A meditation teacher of mine used to say, “You don’t have to leave your intellect at the door,” and I loved this expression. I’ve always taken this to mean that you can have both. You can immerse yourself in yoga and meditation, and let thinking take a back seat for a while in order to drop into the experience of something. But it’s also ok to question things, try to work them out for yourself, and maintain a healthy scepticism when faced with so-called gurus making sweeping statements without backing them up. In short, I think it’s perfectly possible to be a sceptical yoga teacher. 

I’d love to know what your experiences are of this – let me know in the comments below?

Have a lovely day, and Merry Christmas everyone!

Jade xxx

 

Do you have a hummingbird?

HummingbirdI was recently talking to friends about the times in your life when you feel utterly overwhelmed by sadness or despair. The times when all the clichés about your heart being torn apart or ripped out of your chest feel true, and you can barely breathe for crying – that ugly, red-faced kind of sobbing that leaves you feeling physically and mentally drained.  It was a cheerful conversation.

But something one friend said really resonated with me. He said that at the times in his life he’d felt most low, there was still a tiny little hummingbird of a voice somewhere in his head, saying, “This is ok.” That voice inside that even when you’re at your lowest knows that this is permissible. I don’t mean it knows that it will work out well in the end, because maybe it won’t.  But the hummingbird inside you is the part that just notices the sadness or pain right then and accepts it.

And I realised I too have a hummingbird.

Emotions can feel so all-consuming. There are times I’ve cried so much that my face was swollen and hideous the next day. (As a side note, it’s not ideal to be a school teacher at those times – “Miss, what’s up with your face? You look really weird today!” Got to love the unfiltered honesty of thirteen year olds.) But the analogy that I like is that you are the sky; the emotions you experience – grief, fear, anxiety, excitement, happiness, joy – are just the weather. There’s space in the expansiveness of the sky to accommodate them all. The sky is still the sky, constant and unchanging.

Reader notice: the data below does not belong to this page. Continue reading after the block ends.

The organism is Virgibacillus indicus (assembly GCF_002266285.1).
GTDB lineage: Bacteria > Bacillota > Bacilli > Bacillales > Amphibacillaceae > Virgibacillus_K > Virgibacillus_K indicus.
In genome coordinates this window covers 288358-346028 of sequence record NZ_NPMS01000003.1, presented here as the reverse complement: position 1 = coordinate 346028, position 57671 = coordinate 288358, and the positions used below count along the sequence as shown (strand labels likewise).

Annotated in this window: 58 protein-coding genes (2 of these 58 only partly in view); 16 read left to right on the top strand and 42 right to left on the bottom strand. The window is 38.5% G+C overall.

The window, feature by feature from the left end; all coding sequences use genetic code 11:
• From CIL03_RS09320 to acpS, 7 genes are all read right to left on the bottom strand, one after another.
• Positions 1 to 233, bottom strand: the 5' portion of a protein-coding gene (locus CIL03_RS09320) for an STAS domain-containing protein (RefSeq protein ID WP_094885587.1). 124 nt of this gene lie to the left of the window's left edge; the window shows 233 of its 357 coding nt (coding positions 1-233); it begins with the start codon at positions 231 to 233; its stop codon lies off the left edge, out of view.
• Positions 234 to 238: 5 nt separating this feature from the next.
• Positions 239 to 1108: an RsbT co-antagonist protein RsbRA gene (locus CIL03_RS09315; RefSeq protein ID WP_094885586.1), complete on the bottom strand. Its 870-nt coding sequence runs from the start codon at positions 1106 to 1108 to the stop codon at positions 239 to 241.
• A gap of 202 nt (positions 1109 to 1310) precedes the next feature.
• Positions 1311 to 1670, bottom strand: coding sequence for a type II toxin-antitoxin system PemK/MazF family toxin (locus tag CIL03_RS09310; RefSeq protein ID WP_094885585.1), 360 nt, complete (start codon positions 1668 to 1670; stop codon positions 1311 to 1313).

I think that’s what the hummingbird knows too. So maybe next time you’re feeling overwhelmed, try to tune into that part of yourself that sees what’s going on, and knows that it’s ok. See whether you can hear your hummingbird.

Have a beautiful day everyone!

Jade xxx

P.S. The easiest way to hear your hummingbird better? Meditation. I’ve resisted this for a long time, but I can honestly say that meditating is the best way I’ve found to learn how to approach life with more equanimity and acceptance.  Sorry. I too was hoping I’d find more success with methods which included more cocktails and less sitting still and being quiet…

Five Reasons Why Meditation Is So Hard

meditation (1)“I’m really bad at meditation.” I’ve heard this from many yoga students, and I’ve said it myself. I blogged about my meditation challenge here in fact. But what are the reasons why sitting still in meditation is so hard?

  1. It seems to go against everything we’ve been brought up to believe, in terms of striving for goals and taking action. You can read all the scientific studies you like about the benefits of meditation (and there are plenty of them – try this article for starters) but it still seems counter-intuitive that to enjoy all these lovely benefits you have to sit still and be quiet.
    2. It’s not actually just sitting there. If you come to meditation believing that it will be an easy, relaxing experience, you won’t be prepared for the sheer effort it requires. It takes focus, concentration and discipline to meditate. And that can be hard. The main feeling I used to experience on hearing the bell to mark the end of meditation was relief that it was over, and that I could stop trying to focus. This is normal, and it has lessened with time.
    3. Most people don’t understand the real purpose of meditation. The point of meditation is not to relax. Although meditation can, and does, help you feel relaxed, contrary to popular belief, that’s actually not the intended purpose behind it. The actual purpose of meditation is to understand the nature of the mind. Through that understanding, you gain the potential to harness the power of your mind, rather than being at its mercy.
    4. It’s said that your ego does not like this, which is why you experience such resistance to meditation. When you meditate, you recognise the way that thoughts and feelings arise, seemingly from nowhere, and fall away. And you realise that you are not those thoughts and feelings. You are the observer or the witness of the thoughts and feelings – a much deeper state of consciousness that’s completely unaffected by the events that happen to you. This brings the realisation that so much of what you think matters really doesn’t. Your ego doesn’t like this, so it resists.